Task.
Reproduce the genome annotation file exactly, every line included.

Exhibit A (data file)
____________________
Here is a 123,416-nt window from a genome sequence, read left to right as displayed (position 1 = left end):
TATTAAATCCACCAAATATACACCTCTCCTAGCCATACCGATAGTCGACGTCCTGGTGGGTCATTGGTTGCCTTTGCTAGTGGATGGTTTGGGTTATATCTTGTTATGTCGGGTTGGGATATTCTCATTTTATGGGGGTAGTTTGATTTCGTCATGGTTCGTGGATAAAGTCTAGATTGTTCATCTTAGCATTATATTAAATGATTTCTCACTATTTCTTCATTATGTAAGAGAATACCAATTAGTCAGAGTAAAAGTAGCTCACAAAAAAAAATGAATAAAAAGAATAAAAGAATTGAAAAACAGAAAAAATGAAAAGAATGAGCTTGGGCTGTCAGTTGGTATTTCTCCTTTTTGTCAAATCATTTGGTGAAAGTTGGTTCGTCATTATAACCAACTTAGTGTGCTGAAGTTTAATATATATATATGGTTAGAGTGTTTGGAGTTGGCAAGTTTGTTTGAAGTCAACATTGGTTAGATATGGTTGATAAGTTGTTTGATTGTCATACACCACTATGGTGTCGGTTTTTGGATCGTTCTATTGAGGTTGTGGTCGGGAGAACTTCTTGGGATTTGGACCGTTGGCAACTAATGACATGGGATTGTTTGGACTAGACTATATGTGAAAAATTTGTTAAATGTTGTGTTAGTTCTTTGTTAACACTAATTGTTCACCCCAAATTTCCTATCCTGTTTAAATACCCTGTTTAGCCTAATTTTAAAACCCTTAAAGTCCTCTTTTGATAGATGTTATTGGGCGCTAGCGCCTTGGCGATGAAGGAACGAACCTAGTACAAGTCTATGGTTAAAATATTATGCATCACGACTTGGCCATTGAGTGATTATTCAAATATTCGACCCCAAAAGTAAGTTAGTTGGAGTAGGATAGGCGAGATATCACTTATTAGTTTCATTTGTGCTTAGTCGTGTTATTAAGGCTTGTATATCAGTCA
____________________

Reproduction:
Here is a 123,416-nt window from a genome sequence, read left to right as displayed (position 1 = left end):
TATTAAATCCACCAAATATACACCTCTCCTAGCCATACCGATAGTCGACGTCCTGGTGGGTCATTGGTTGCCTTTGCTAGTGGATGGTTTGGGTTATATCTTGTTATGTCGGGTTGGGATATTCTCATTTTATGGGGGTAGTTTGATTTCGTCATGGTTCGTGGATAAAGTCTAGATTGTTCATCTTAGCATTATATTAAATGATTTCTCACTATTTCTTCATTATGTAAGAGAATACCAATTAGTCAGAGTAAAAGTAGCTCACAAAAAAAAATGAATAAAAAGAATAAAAGAATTGAAAAACAGAAAAAATGAAAAGAATGAGCTTGGGCTGTCAGTTGGTATTTCTCCTTTTTGTCAAATCATTTGGTGAAAGTTGGTTCGTCATTATAACCAACTTAGTGTGCTGAAGTTTAATATATATATATGGTTAGAGTGTTTGGAGTTGGCAAGTTTGTTTGAAGTCAACATTGGTTAGATATGGTTGATAAGTTGTTTGATTGTCATACACCACTATGGTGTCGGTTTTTGGATCGTTCTATTGAGGTTGTGGTCGGGAGAACTTCTTGGGATTTGGACCGTTGGCAACTAATGACATGGGATTGTTTGGACTAGACTATATGTGAAAAATTTGTTAAATGTTGTGTTAGTTCTTTGTTAACACTAATTGTTCACCCCAAATTTCCTATCCTGTTTAAATACCCTGTTTAGCCTAATTTTAAAACCCTTAAAGTCCTCTTTTGATAGATGTTATTGGGCGCTAGCGCCTTGGCGATGAAGGAACGAACCTAGTACAAGTCTATGGTTAAAATATTATGCATCACGACTTGGCCATTGAGTGATTATTCAAATATTCGACCCCAAAAGTAAGTTAGTTGGAGTAGGATAGGCGAGATATCACTTATTAGTTTCATTTGTGCTTAGTCGTGTTATTAAGGCTTGTATATCAGTCA